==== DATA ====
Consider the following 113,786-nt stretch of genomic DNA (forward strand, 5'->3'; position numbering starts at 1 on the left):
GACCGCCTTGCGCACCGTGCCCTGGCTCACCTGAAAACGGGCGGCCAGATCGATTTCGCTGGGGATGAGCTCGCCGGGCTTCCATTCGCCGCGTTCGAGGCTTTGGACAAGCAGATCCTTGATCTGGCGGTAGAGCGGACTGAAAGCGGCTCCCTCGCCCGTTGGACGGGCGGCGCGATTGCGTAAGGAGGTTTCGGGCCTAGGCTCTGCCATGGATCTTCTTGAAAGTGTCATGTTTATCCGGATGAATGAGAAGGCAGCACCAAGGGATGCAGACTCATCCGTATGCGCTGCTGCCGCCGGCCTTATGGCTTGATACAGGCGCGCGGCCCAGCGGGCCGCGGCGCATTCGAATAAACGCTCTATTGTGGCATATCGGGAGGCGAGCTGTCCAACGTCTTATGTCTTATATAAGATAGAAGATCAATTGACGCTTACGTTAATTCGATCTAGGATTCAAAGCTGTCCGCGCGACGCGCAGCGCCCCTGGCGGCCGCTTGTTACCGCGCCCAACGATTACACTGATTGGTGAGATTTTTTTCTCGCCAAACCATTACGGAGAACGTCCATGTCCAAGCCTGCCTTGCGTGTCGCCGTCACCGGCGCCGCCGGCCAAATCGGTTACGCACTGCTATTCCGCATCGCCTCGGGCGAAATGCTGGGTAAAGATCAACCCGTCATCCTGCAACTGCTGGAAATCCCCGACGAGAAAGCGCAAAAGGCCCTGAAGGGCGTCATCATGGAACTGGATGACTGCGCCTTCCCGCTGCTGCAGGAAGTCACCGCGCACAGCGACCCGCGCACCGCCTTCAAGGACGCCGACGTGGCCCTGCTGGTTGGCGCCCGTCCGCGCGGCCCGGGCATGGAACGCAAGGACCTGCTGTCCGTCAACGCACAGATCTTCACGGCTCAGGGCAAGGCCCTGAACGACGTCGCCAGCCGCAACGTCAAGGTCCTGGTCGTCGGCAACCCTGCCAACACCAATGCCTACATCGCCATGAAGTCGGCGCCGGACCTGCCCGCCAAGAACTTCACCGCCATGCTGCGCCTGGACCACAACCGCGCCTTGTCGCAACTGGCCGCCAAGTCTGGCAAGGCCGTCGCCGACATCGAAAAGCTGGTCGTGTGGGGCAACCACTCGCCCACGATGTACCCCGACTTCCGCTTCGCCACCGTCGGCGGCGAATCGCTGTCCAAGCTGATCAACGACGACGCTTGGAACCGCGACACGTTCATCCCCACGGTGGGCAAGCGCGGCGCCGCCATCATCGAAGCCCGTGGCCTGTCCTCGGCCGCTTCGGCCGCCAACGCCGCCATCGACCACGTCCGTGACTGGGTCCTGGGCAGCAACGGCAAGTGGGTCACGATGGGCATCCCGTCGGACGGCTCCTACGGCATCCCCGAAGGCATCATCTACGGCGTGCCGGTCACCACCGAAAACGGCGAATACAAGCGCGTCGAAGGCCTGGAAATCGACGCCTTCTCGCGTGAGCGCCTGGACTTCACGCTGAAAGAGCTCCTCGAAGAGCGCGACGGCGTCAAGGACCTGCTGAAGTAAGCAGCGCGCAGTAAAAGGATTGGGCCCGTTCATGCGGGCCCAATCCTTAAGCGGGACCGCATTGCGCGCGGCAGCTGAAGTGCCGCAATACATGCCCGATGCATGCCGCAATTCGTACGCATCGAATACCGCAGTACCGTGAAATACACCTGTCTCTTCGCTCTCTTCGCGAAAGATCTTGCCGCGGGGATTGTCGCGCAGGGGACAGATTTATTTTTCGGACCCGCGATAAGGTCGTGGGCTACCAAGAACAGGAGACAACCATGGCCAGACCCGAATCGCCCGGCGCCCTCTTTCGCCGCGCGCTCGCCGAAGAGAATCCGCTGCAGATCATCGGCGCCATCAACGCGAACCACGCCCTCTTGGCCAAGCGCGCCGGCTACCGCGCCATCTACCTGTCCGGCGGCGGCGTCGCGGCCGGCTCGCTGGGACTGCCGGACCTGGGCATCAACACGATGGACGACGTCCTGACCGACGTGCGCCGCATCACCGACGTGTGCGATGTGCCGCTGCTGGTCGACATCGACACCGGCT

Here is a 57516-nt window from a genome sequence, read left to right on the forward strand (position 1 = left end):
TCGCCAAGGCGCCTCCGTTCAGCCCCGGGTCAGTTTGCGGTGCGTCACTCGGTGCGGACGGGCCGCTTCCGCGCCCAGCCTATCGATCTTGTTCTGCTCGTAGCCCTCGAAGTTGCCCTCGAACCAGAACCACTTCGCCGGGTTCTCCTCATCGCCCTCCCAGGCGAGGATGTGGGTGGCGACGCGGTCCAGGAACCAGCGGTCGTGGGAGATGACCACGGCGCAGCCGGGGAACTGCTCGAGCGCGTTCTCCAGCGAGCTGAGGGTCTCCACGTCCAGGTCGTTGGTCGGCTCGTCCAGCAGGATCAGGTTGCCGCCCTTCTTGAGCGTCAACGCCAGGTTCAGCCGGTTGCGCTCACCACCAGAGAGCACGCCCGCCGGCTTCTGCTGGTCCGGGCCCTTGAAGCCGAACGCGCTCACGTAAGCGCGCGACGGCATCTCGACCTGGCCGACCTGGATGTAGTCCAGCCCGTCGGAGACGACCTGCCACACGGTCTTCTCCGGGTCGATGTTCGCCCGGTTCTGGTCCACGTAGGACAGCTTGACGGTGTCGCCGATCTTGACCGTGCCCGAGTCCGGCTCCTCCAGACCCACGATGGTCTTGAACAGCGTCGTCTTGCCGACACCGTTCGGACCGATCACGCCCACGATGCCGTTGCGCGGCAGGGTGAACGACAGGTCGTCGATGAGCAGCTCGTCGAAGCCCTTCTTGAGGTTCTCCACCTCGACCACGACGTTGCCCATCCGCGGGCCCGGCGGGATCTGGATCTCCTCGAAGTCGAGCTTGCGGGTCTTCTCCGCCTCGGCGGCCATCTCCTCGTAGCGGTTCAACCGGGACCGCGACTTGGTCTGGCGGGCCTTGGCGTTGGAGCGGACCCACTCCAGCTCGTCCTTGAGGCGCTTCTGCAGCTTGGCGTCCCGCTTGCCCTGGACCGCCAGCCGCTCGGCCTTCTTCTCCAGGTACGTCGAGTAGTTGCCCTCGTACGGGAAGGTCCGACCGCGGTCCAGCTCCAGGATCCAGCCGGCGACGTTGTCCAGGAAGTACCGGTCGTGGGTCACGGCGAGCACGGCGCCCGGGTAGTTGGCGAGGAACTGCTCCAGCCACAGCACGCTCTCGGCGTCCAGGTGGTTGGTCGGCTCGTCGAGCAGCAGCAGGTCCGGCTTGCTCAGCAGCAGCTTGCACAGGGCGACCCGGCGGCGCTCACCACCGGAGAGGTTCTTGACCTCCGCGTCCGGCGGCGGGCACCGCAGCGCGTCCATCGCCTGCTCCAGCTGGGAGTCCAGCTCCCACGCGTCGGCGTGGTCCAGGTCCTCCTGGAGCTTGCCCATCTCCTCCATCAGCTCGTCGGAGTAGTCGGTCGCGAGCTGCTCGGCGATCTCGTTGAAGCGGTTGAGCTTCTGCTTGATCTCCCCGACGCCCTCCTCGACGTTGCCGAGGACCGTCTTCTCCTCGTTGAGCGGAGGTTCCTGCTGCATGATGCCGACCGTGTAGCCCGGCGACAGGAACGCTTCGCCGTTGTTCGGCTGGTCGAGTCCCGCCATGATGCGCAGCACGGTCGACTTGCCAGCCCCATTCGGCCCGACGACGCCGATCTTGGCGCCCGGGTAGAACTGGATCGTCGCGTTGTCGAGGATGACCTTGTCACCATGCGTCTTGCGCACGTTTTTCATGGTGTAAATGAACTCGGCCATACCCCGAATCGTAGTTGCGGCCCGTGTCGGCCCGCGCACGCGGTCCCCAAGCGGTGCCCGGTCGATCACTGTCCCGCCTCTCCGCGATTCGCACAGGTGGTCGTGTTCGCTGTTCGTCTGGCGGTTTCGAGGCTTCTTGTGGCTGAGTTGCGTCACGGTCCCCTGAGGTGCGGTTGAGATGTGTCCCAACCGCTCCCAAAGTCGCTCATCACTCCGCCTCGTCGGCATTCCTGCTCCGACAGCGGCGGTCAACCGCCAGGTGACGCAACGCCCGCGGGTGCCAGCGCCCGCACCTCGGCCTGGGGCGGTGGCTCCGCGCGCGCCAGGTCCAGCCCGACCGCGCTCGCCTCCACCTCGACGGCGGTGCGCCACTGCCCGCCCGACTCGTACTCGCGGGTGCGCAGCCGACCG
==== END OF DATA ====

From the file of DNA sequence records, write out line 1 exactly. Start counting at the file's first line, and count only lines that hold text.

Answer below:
Consider the following 113,786-nt stretch of genomic DNA (forward strand, 5'->3'; position numbering starts at 1 on the left):